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The last weeks have seen protests in Minneapolis and cities across the US and world asking for those police officers who have killed George Floyd, Breonna Taylor, Ahmaud Arbery, Tony McDade and countless other victims without just cause to be held accountable. How is the arts and cultural sector reacting while facing the financial implications of the pandemic and rethinking how to operate?

AEA Team


A round-up of articles focused on the impacts of COVID-19 on the cultural sector.

Protests for Racial Justice

The US Has a Big Racism Problem and The Art World is Not Helping

A looted Kaws sculpture and museums’ silence reveal a predatory not progressive industry as protests flare following the killing of George Floyd. Margaret Carrigan from The Art Newspaper says, “Financial and material shifts are necessary to rebuild not just a more inclusive art world but a less oppressive society, or there will be little change.” (The Art Newspaper)

Artist Carrie Mae Weems Is Planning an Ambitious Campaign to Alert the World About How the Coronavirus Has Hurt Communities of Color

Carrie Mae Weems announces a new project, “Resist COVID Take 6” highlighting the disproportionate toll of Covid-19 on communities of color through public billboards, flyers, buttons, etc. She will launch the project in Syracuse, New York. (artnet News)

Rashid Johnson: “Anxiety is part of my life. It's something that people of color don't really discuss as often as we should”

“It's part of my being and how I relate to the world, and being honest with that struggle has been rewarding for me. It has led to the kind of self-exploration that produces fertile ground for my output as an artist.” (CNN)

Funding & Philanthropy 

The Guardian View on Arts and The Pandemic: Support Needed Now

The Southbank Centre in London is the latest institution to warn of disaster. The UK’s cultural organisations are receiving less and less public funding proportionate to their turnover. (The Guardian)

Music Venues Are Where British Culture is Born. It’s Britain’s Duty to Keep Them Alive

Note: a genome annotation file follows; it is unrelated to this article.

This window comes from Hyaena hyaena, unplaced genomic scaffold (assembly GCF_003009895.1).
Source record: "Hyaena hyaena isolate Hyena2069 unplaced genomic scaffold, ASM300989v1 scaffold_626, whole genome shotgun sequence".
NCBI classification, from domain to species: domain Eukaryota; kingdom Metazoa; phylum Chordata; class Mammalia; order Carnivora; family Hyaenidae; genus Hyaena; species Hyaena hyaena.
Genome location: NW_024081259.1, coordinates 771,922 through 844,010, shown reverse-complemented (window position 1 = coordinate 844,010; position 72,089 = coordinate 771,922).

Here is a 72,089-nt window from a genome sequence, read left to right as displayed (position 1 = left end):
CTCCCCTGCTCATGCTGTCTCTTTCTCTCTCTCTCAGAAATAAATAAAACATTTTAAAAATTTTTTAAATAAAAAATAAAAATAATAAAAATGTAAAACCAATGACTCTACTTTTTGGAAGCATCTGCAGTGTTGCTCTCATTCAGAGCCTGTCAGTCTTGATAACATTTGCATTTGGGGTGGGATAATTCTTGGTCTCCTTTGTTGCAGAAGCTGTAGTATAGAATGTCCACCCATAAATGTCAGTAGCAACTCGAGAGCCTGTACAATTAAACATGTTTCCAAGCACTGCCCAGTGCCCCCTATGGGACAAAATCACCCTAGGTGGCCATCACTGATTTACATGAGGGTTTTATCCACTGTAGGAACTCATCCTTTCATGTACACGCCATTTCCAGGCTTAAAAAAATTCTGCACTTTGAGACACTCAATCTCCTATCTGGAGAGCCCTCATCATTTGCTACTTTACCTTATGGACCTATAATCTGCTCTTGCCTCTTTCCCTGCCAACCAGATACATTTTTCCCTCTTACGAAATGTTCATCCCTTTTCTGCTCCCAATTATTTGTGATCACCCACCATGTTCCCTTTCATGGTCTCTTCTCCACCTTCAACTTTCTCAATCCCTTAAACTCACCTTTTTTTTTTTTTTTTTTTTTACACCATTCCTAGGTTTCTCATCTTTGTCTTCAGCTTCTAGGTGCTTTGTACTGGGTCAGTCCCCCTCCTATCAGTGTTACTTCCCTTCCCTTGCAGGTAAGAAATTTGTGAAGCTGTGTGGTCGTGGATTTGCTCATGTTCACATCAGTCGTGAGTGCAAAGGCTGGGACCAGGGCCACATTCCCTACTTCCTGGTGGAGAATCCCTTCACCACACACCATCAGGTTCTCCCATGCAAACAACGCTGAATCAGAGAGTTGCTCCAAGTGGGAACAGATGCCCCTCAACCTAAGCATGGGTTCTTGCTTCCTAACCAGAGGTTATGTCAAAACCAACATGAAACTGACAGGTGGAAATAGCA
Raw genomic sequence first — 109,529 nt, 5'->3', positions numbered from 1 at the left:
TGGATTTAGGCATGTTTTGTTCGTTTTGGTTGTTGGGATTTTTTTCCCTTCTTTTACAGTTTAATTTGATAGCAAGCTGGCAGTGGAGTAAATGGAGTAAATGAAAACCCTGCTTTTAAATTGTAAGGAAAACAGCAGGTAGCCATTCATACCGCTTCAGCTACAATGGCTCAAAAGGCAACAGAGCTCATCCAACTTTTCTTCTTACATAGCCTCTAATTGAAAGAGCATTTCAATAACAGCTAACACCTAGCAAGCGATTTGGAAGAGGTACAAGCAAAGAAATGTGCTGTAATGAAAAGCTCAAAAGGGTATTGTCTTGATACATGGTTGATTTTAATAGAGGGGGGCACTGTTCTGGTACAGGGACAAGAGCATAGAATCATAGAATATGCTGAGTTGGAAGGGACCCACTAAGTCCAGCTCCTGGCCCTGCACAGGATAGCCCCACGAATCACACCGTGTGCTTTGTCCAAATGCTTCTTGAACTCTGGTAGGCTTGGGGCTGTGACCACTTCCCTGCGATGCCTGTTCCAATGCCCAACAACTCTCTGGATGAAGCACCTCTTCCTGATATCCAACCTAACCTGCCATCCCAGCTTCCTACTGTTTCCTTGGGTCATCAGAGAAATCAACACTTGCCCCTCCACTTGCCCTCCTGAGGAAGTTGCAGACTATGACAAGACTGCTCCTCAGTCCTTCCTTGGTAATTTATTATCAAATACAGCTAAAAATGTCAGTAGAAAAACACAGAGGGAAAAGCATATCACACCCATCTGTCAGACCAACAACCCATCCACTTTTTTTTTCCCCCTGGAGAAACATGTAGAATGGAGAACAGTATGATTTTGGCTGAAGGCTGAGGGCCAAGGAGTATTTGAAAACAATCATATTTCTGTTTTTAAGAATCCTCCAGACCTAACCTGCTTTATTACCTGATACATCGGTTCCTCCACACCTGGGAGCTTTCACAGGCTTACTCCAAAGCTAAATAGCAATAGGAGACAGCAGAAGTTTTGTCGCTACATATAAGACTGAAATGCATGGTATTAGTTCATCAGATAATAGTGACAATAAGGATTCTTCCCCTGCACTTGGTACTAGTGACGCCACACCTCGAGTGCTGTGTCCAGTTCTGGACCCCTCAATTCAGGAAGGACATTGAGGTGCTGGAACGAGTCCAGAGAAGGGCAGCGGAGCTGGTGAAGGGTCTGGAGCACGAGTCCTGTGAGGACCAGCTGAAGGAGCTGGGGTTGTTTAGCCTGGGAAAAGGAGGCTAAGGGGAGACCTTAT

The Department for Digital, Culture, Media and Sport’s cultural renewal taskforce lacks representation from the live music or clubbing sectors. “Instead, the message is: you’re on your own.” (The Guardian)

Putting Our Heads Together: The Three Guggenheim Directors Size Up Post-Covid Challenges

With museums in Bilbao and Venice poised to reopen, while New York remains in lockdown, Richard Armstrong, Juan Ignacio Vidarte and Karole Vail talk about weathering the financial crisis. (The Art Newspaper)

The Sacrosanct Endowment? Not Anymore for Some Arts Groups

Some cultural organizations, staggered by the financial upheaval caused by the coronavirus pandemic, are dipping heavily into their endowments. Chicago Lyric Opera planning to spend $23m from its $173m endowment, triple of what it typically takes. Same with LA Phil, drawing $37m, double than previous years. (The New York Times


No Touch, No Hands-On Learning, for Now, as Museums Try to Reopen

Science and children’s museums are studying how to rethink their many tactile exhibits to keep people safe. (The New York Times)

Berliner Ensemble Gives Glimpse of Its Socially Distanced Theatre

The Berliner Ensemble theatre group has removed around 500 of its 700 seats to prepare for reopening in alignment with Germany's social-distancing policies. (Dezeen)

‘We Should Not Forget We Are in the Magic Business’: A Roundtable Discussion on How the Lockdown Era Could Change the Art Market Forever

Three market players—Marc Glimcher, Johann Koenig, and Elizabeth Dee—speak candidly about how they'd like to see the art world change. (artnet News)

Engineering screwup turns Golden Gate Bridge into creepy wind siren...

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